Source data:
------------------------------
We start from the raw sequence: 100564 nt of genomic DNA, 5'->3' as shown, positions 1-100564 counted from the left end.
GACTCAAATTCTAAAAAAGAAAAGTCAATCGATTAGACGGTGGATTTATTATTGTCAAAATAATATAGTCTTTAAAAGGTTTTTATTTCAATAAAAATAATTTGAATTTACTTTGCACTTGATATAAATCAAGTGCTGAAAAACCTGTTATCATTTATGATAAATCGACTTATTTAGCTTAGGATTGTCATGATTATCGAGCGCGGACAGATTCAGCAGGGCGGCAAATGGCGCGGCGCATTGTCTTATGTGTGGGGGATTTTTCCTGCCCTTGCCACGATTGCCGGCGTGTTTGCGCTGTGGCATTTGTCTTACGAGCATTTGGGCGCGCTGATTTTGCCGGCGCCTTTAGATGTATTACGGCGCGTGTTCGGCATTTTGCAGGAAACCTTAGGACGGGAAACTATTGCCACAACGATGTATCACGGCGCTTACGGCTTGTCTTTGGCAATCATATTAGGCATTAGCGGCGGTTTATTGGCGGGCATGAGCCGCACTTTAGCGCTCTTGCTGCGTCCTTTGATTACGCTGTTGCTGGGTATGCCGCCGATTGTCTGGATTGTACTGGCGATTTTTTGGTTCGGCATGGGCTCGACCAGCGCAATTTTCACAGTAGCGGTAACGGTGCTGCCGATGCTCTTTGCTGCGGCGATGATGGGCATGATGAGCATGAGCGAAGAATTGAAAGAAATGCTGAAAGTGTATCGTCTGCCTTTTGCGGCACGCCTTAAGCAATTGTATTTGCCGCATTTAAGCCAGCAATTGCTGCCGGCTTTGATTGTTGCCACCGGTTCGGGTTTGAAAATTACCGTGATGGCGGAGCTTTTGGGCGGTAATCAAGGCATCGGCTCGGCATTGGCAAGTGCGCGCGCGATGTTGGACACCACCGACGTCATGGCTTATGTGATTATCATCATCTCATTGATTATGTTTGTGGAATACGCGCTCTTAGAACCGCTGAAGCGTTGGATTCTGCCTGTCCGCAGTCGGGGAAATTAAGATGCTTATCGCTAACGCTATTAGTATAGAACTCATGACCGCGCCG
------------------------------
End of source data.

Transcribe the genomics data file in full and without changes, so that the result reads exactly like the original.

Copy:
We start from the raw sequence: 100564 nt of genomic DNA, 5'->3' as shown, positions 1-100564 counted from the left end.
GACTCAAATTCTAAAAAAGAAAAGTCAATCGATTAGACGGTGGATTTATTATTGTCAAAATAATATAGTCTTTAAAAGGTTTTTATTTCAATAAAAATAATTTGAATTTACTTTGCACTTGATATAAATCAAGTGCTGAAAAACCTGTTATCATTTATGATAAATCGACTTATTTAGCTTAGGATTGTCATGATTATCGAGCGCGGACAGATTCAGCAGGGCGGCAAATGGCGCGGCGCATTGTCTTATGTGTGGGGGATTTTTCCTGCCCTTGCCACGATTGCCGGCGTGTTTGCGCTGTGGCATTTGTCTTACGAGCATTTGGGCGCGCTGATTTTGCCGGCGCCTTTAGATGTATTACGGCGCGTGTTCGGCATTTTGCAGGAAACCTTAGGACGGGAAACTATTGCCACAACGATGTATCACGGCGCTTACGGCTTGTCTTTGGCAATCATATTAGGCATTAGCGGCGGTTTATTGGCGGGCATGAGCCGCACTTTAGCGCTCTTGCTGCGTCCTTTGATTACGCTGTTGCTGGGTATGCCGCCGATTGTCTGGATTGTACTGGCGATTTTTTGGTTCGGCATGGGCTCGACCAGCGCAATTTTCACAGTAGCGGTAACGGTGCTGCCGATGCTCTTTGCTGCGGCGATGATGGGCATGATGAGCATGAGCGAAGAATTGAAAGAAATGCTGAAAGTGTATCGTCTGCCTTTTGCGGCACGCCTTAAGCAATTGTATTTGCCGCATTTAAGCCAGCAATTGCTGCCGGCTTTGATTGTTGCCACCGGTTCGGGTTTGAAAATTACCGTGATGGCGGAGCTTTTGGGCGGTAATCAAGGCATCGGCTCGGCATTGGCAAGTGCGCGCGCGATGTTGGACACCACCGACGTCATGGCTTATGTGATTATCATCATCTCATTGATTATGTTTGTGGAATACGCGCTCTTAGAACCGCTGAAGCGTTGGATTCTGCCTGTCCGCAGTCGGGGAAATTAAGATGCTTATCGCTAACGCTATTAGTATAGAACTCATGACCGCGCCG